Granary Burying Ground
The Granary Burying Ground is the place where John Hancock, Paul Revere and Samuel Adams were buried.
King’s Chapel, known for its architectural beauty, was the First Unitarian Church in the United States after the Revolution. We accept donations.
Ben Franklin Statue
You should definitely see the Ben Franklin Statue at the Boston Latin School, the first public school built in 1635.
Old Corner Bookstore
If you love literature, we invite you to step back in time and enter the Old Corner Bookstore, which used to be Boston’s literary center. In this brick building, Thoreau, Longfellow, Hawthorne, and Emerson used to gather.
The Old South Meeting House is the place where many of the events that led to the Boston Tea Party took place. The Old South staff offers several lectures and programs on American history that we invite you to attend.
Boston Massacre Site
Five American colonists were killed in 1770 by the British soldiers at the Boston Massacre site. The place is now marked by a circle of cobblestones. This event let to the American Revolution. You may visit the Boston Massacre Site for free.
Located at the Italian North End, the Old North Church is the oldest church in Boston. During the American Revolution, the church acted as a signal when the British troops moved. Donations are accepted.
Copp’s Hill Burying Ground
Thousands of artisans, merchants, and free black people were buried in Copp’s Hill Burying Ground. On the South Bank of the Charles River, this is the last Freedom Trail monument.
The Battle of Bunker Hill took place in 1775 on Breed’s Hill. The tall granite obelisk Bunker Hill Monument has 294 steps you have to climb. Pretty difficult, but when you get up there you’ll enjoy a splendid view of Boston. And in summer, we offer battle talks and free musket firing demonstrations for free.
Central Wharf, Boston, 02110
(617) 973 5200
Perfect for a family outing, the New England Aquarium invites you to discover a world of mysteries. Live a great underwater experience that you will always remember.
The aquarium was opened on June 20, 1969. At that time, the Giant Ocean Tank, simulating a Caribbean coral reef, was the largest circular salt-water tank in the world. Since then, the aquarium has largely developed. The tank now houses reef-living fish, sharks, turtles, and many other amazing creatures. The penguin exhibit presents several penguin colonies living in artificial rock islands at the bottom of the tank. But that’s not all. We also invite you to a typical New England freshwater environment, rheotaxis, an electric eel, sea dragons, bioluminescent fish, an octopus, small tropical fish and nautiluses. A harbor seal exhibit will welcome you in front of the aquarium and three northern fur seals will see you out on the harborside terrace, behind the aquarium.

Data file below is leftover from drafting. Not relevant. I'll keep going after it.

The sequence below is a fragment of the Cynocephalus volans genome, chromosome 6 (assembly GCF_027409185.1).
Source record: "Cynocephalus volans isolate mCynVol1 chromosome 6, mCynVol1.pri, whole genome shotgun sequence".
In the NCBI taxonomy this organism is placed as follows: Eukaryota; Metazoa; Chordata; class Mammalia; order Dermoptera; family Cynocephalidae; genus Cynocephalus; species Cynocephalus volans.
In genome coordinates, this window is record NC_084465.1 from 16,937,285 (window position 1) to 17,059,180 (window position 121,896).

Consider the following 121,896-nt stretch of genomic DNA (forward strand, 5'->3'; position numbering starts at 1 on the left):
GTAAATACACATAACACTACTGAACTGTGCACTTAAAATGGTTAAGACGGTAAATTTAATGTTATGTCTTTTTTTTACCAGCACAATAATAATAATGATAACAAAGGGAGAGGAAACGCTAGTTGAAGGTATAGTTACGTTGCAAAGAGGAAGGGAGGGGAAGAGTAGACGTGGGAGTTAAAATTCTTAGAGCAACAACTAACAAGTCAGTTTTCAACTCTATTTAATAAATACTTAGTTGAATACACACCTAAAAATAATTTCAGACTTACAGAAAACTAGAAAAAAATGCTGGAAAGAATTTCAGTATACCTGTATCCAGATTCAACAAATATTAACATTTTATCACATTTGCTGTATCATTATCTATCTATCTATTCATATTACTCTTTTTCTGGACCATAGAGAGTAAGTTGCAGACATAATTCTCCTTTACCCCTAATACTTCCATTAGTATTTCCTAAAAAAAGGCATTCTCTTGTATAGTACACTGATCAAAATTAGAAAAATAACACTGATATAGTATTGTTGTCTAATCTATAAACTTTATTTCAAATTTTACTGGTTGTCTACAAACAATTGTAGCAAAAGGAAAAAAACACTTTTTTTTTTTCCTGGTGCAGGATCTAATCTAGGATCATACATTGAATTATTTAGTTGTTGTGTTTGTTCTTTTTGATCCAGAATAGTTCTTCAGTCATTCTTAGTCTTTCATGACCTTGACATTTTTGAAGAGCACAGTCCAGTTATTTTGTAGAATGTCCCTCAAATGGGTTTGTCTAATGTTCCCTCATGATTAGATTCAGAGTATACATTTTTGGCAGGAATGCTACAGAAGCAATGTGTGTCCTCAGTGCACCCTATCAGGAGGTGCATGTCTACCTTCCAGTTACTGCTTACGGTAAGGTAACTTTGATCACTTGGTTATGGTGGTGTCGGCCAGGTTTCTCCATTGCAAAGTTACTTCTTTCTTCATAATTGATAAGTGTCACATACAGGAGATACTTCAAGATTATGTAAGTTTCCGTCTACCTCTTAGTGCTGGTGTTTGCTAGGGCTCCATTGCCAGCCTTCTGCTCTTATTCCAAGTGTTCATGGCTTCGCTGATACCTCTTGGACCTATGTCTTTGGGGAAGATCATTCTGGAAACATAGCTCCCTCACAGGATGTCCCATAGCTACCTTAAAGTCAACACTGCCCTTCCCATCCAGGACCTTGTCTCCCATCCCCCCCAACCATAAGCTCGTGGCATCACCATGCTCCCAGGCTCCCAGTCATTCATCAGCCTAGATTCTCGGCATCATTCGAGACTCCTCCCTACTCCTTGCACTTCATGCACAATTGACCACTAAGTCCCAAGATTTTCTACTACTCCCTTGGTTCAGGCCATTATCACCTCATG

The USS Constitution
Charlestown Navy Yard
55 Constitution Rd, Charlestown, Boston, 02129
617- 426 –1812
Never defeated in battle, the oldest commissioned ship in the world was built in 1797, 209 years ago. Located in Charlestown Navy Yard, the USS Constitution is also called the Old Ironsides. You may visit it daily, for free, from 10 am to 5 pm November through April and from 9 am to 6 pm May through October. This is the last stop on the Freedom Trail.
Boston Public Library
666 Boylston Street, Copley Square, Boston
617 536 5400
The Boston Public Library was built in 1848, reminiscence of an Italian Renaissance palace, and it was opened in 1852. It was the first free publicly supported municipal library in the United States. It also was the first library in the United States having a children’s room and lending books. We invite you to visit it for free.
Museum of Afro-American History
46 Joy Street
Boston, MA 02114
If you are interested in Afro-American history, we invite you to visit the oldest African-American church in the United States built in 1806, the African Meeting House. You should also visit the Abiel Smith School and the changing exhibits in the museum’s galleries.
The Museum of Afro-American History is open daily from 10 am to 4 pm Memorial day through Labor Day and Monday through Saturday from 10 am to 4 pm the rest of the year. It is closed on January 1, Thanksgiving Day and December 25. Admission is charged.
Museum of National Center of Afro-American Artists
300 Walnut Street
Roxbury Boston, MA 02119
The Museum of National Center of Afro-American Artists collects, preserves and exhibits valuable works of art created by Black artists worldwide.
Bull and Finch Pub – Home of Cheers
84 Beacon Street, Boston
617 227 9605
Enter the amazing world of Cheers, the famous TV show, at 84 Beacon Street. Opposite the Public Garden, Bull and Finch Pub is made up of several rooms full of Cheers memorabilia. The Bull and Finch Pub is open daily.
1 Franklin Park Road, Boston, 02121
If you are on a family vacation, then the Franklin Park Zoo is definitely a must-see. The zoo was opened in 1911 and covers over 72 acres. Leopards, hippopotami, and gorillas will be waiting for you.
200 Clarendon Street
St. James Avenue and Trinity Place, Boston